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Peace and Security in Northeast Asia Policy Brief  No.32 - February, 2019

Building Stable Peace on the Korean Peninsula: Turning Armistice into a Stable Peace Agreement. Tokyo Colloquium 2019 Report (February 2019)

After missile launches and threats of ‘fire and fury’ in 2017, international relations on the Korean peninsula have improved in 2018. The inter-Korean peace process pursued by President Moon Jae-in and Chairman Kim Jong-un and the summit meetings of 2018 suggest there may be an opportunity for consolidating this improvement. This raises three central questions. How can the Korean peninsula be denuclearised? What are the prospects of a formal declaration of the end of the Korean war? How can the armistice be turned into a permanent peace agreement?

To address these questions, the Toda Peace Institute brought together leading representatives of five of the states at the Six Party Talks, for a track 1.5 meeting in Tokyo, in February 2019. Coming shortly before the February 27-28 summit between President Trump and Chairman Kim Jong-Un, the Tokyo meeting was an opportunity to share knowledge of recent developments, analyse the impediments to peace, and discuss ways towards a stable peace on the peninsula. The meeting exchanged views about which parties should be involved in negotiating the multiple linked issues, in what sequence the issues should be addressed, and how progress in negotiations is related to domestic politics in the region. The conference also examined whether the EU could play a useful role in generating the right conditions for multiparty discussions.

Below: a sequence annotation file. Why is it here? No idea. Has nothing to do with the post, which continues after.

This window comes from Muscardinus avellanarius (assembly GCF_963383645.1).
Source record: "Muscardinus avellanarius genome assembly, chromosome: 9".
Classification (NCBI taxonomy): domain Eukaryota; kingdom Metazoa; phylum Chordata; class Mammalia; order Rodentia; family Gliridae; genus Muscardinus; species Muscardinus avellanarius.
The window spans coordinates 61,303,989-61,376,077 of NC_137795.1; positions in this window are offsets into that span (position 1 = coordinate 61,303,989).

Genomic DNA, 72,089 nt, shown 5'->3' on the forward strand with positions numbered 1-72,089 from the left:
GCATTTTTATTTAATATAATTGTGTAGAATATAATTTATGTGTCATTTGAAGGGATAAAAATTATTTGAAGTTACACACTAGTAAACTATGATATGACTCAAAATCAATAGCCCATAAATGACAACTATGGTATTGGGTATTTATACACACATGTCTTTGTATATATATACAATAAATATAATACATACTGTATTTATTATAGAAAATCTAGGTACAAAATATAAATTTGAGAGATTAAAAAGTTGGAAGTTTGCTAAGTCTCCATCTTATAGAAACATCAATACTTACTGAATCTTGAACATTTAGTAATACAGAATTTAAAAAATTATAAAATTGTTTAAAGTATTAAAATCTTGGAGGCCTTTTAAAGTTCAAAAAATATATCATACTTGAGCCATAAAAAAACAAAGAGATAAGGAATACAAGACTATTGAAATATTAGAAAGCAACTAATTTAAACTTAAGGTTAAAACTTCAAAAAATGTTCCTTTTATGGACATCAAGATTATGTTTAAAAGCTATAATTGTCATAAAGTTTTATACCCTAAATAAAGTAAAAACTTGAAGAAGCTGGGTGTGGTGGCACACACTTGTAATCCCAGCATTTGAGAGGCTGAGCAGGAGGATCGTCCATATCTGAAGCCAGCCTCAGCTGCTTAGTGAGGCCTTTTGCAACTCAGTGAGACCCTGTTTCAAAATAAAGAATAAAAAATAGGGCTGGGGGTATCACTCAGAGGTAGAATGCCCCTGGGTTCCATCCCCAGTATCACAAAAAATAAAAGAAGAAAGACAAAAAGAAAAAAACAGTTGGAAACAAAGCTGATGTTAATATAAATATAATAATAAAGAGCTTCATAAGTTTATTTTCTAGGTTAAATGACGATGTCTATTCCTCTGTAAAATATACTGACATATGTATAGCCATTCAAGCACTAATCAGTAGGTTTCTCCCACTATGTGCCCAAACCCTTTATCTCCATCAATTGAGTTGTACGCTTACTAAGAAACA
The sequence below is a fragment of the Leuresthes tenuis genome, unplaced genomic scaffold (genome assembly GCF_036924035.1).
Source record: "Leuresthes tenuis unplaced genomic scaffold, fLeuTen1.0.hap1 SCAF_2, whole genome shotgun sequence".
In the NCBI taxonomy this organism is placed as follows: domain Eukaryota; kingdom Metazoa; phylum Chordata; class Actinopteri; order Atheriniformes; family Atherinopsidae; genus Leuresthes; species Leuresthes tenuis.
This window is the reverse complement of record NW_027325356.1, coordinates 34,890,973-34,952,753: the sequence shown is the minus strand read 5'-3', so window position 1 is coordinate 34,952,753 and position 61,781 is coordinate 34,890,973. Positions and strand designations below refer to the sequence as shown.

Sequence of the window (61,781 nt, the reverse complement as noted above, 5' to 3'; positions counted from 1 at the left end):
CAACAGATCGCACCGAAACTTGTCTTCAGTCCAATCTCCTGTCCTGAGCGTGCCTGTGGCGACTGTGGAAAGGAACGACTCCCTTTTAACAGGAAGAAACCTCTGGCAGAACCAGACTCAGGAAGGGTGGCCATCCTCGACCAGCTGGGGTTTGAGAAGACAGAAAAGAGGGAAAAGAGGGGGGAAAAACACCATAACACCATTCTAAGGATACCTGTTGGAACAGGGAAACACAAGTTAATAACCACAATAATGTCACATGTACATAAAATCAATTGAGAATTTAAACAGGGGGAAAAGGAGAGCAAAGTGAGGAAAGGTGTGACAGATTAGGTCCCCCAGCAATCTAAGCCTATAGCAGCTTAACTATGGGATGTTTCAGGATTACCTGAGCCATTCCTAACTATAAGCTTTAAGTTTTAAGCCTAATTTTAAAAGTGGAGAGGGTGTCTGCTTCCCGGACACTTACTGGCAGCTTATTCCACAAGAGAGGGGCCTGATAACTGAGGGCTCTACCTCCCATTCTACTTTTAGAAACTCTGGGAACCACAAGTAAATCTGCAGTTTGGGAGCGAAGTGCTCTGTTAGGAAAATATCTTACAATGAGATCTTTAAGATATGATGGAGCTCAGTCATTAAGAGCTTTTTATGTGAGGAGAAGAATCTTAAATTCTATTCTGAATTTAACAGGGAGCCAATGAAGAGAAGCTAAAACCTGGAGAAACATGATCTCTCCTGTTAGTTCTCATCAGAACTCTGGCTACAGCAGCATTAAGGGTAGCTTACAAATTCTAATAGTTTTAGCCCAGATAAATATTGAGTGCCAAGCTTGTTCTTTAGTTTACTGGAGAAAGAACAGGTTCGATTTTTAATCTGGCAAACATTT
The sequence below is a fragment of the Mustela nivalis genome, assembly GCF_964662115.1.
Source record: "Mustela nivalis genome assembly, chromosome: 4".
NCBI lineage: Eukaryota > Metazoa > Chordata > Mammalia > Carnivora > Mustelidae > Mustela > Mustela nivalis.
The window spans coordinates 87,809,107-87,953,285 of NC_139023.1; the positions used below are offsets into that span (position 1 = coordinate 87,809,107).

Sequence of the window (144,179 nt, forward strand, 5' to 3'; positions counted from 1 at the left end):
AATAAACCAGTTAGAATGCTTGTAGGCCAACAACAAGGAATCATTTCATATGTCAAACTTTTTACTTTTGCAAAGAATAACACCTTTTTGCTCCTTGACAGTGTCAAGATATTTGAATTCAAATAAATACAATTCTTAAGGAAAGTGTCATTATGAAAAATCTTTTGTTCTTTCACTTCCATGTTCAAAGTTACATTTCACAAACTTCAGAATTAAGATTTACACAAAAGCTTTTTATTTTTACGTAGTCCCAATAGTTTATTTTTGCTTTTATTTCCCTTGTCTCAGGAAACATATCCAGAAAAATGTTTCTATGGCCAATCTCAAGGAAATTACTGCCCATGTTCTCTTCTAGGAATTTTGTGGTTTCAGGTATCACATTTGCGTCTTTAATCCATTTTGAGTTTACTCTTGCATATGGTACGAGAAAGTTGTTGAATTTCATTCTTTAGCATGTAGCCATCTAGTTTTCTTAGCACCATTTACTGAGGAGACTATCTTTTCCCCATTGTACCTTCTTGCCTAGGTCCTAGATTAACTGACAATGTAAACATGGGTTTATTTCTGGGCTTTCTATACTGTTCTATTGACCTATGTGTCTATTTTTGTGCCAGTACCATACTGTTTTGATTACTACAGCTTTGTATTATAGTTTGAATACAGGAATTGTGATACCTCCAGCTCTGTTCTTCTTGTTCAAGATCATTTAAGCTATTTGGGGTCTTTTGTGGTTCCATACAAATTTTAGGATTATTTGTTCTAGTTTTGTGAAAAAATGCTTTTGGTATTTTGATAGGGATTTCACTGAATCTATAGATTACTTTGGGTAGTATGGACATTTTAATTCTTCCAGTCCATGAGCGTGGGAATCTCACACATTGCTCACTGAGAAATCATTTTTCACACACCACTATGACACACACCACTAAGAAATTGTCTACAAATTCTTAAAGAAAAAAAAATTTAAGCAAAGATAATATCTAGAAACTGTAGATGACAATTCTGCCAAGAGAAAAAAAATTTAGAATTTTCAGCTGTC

The conference pointed to the importance of dialogue as a basis for negotiated solutions to a set of multi-party complex issue problems. By bringing together different perspectives from the region, the Toda Peace Institute aims to stimulate creative thinking and resources that can help to bring about the conditions for building peace on the Korean peninsula and more broadly in North East Asia.

The conference began by exploring the perspective of leading figures in the Korea talks from South Korea, China, the United States, Russia and Japan, and a senior EU representative. Other analysts and experts then offered their observations. No North Korean representative was present, but an outside analyst offered an interpretation of the North Korean position. All the contributors were speaking in a personal capacity, not on behalf of their governments.